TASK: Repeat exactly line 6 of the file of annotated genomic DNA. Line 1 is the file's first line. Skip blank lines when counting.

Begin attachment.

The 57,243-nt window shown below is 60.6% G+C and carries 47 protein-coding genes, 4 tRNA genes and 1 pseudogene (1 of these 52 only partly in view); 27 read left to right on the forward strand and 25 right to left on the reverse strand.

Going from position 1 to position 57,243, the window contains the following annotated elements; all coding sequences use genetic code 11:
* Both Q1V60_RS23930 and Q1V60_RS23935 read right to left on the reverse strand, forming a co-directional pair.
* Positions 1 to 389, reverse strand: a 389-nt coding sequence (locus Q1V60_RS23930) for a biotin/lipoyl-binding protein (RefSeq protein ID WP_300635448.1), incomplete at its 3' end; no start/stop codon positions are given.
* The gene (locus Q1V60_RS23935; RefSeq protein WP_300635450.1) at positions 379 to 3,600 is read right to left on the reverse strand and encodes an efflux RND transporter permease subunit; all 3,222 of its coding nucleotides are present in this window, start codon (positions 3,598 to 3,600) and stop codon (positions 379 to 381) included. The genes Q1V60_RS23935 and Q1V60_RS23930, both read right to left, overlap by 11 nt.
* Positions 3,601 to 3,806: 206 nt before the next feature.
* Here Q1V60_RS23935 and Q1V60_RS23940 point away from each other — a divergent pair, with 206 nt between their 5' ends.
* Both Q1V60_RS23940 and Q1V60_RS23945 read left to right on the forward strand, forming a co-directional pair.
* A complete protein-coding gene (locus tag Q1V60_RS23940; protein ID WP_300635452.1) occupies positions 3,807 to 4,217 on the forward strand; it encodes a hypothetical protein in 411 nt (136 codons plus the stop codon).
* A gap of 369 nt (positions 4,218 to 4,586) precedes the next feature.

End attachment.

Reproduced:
* Positions 3,601 to 3,806: 206 nt before the next feature.